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Well, no chance to win if not on top 2 teams, stay in the State and make same $$ or more, and a chance to win. F1 doesn’t want Americans, they want American $$$, not Americans. After what they did to Michael Andretti, I would not go to F1 either. F1 and F1 drivers are terrible at PR were as say Indy Car guys are great and you can “talk” to them. Haas put the screws to American drive in not selecting one for his team, ya,ya, need seat time, BS. USA has to many sports, nobody cares about F1,… Read more »


I may be biased, but I don’t think F1 did anything to Michael Andretti. He tried to compete in a predominantly European series whilst still living in the USA nd commuting. This at a time when testing was unlimited and he could have been driving the car virtually every day between races. He put in so little effort that when he was replaced by Mika Hakkinen late in the season the Finn easily beat the Brazillian in qualifying. Senna had gotten used to not really having to try in order to beat his team-mate. It is a shame, because Andretti… Read more »


Senna spill the bean before his death. Yes Andretti didn’t due any good by not moving to Europe. But doing crap like changing his active suspension from the pit wall was one of the “dirty” things the team did to him.
I just don’t see any current talent going to F1 unless something happens.
Which it might, you never know.

charlie white

It’s a complicated answer to that question. I think Michael Andretti’s experience with McLaren played a large part of the answer. It was pretty sour for both driver and team. But since then, I think F1 teams don’t consider American drivers skilled enough for them or the sport. Even now, you don’t see Scott Speed speaking about his F1 experience if asked at all and he just won the Global RallyCross driver’s championship. Or even more recently, look at Alexander Rossi at Manor. He outscored his teammate in the last 5 races in 2015 then placed on the shelf as… Read more »

Tom Firth

Are many many reasons, but one of them is that the motorsport landscape in america and the landscape in Europe saw a lot more convergence heading into the 1980’s, as the domestic championship of by then CART, began to almost imitate F1 in the style of racing it offered. You go back twenty years from then, into the late 1950’s and American racing culture, except for Sportscars which had influence from Europe through the american love affair with the European sportscar that Todd has routinely mentioned, the rest of the motorsport landscape had gone very deeply into the oval racing… Read more »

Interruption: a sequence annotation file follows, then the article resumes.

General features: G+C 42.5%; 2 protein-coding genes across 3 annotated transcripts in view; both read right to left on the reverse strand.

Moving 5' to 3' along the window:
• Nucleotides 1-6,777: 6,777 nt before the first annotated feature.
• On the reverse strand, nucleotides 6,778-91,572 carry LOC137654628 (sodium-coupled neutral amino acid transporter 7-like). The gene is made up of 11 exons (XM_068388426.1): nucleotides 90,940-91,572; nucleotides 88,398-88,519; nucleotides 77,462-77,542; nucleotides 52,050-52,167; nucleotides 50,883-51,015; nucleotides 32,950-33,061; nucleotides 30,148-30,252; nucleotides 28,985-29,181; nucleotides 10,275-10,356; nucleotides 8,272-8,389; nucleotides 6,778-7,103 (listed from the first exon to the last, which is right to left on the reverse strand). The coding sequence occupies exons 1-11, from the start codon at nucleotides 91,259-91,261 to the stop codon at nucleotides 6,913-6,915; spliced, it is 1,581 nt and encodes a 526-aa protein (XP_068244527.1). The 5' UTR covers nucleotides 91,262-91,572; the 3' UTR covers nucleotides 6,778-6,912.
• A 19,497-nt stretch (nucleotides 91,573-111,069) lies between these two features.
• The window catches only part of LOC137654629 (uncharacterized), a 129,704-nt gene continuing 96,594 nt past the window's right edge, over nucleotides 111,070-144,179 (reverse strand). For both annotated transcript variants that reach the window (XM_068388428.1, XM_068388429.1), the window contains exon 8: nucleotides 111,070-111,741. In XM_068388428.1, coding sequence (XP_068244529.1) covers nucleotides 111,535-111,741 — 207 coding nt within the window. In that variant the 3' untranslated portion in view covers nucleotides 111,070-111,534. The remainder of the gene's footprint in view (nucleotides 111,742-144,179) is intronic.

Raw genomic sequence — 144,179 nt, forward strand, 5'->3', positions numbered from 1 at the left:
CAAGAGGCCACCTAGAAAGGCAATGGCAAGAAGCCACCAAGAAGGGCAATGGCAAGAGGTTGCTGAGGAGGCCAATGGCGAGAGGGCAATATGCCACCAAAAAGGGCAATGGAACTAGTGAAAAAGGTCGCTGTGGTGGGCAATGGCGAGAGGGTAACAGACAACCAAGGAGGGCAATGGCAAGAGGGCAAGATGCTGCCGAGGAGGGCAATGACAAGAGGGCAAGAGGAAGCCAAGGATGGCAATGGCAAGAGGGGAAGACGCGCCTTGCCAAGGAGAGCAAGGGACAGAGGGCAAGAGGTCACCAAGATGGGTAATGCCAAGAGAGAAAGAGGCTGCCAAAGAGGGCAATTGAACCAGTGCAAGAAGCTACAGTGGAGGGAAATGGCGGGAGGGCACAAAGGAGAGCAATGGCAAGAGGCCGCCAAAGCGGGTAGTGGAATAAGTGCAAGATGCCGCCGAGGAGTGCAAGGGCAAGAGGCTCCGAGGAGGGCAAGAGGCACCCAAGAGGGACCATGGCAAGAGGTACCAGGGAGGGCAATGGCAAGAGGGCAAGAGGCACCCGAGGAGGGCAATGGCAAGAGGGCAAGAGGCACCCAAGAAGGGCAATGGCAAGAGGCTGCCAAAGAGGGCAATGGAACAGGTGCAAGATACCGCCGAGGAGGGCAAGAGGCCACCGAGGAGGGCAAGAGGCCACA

If say a company like Ford came in and said “One American, One XXXX. Thats the only way I see it happening.
But Ford is a “World Company” and they just pick WEC/LMP for racing, and if you look at cost vs ROI I think they made a wise move.
That is the trouble for American companies, ROI, TV , nobody watches it compared to other US sports.Even if you say TV number where 1 Million, they still poor for the US market

charlie white

Ford came into Formula-1 recently first as an engine builder and financially backing Jackie Stewart’s start-up team(we call them RedBull now) and then took over that team later. But they didn’t use the blue oval but the leaping cat from Jaguar as the team name. Numbers vary but they spent close to a half-billion dollars on a mid-field team until they sold it to RedBull. As the only auto manufacturer that didn’t take a Federal loan to stay in business, Ford has no interest in F1. Even their foray into WEC is done in partnership with Chip Ganassi Racing.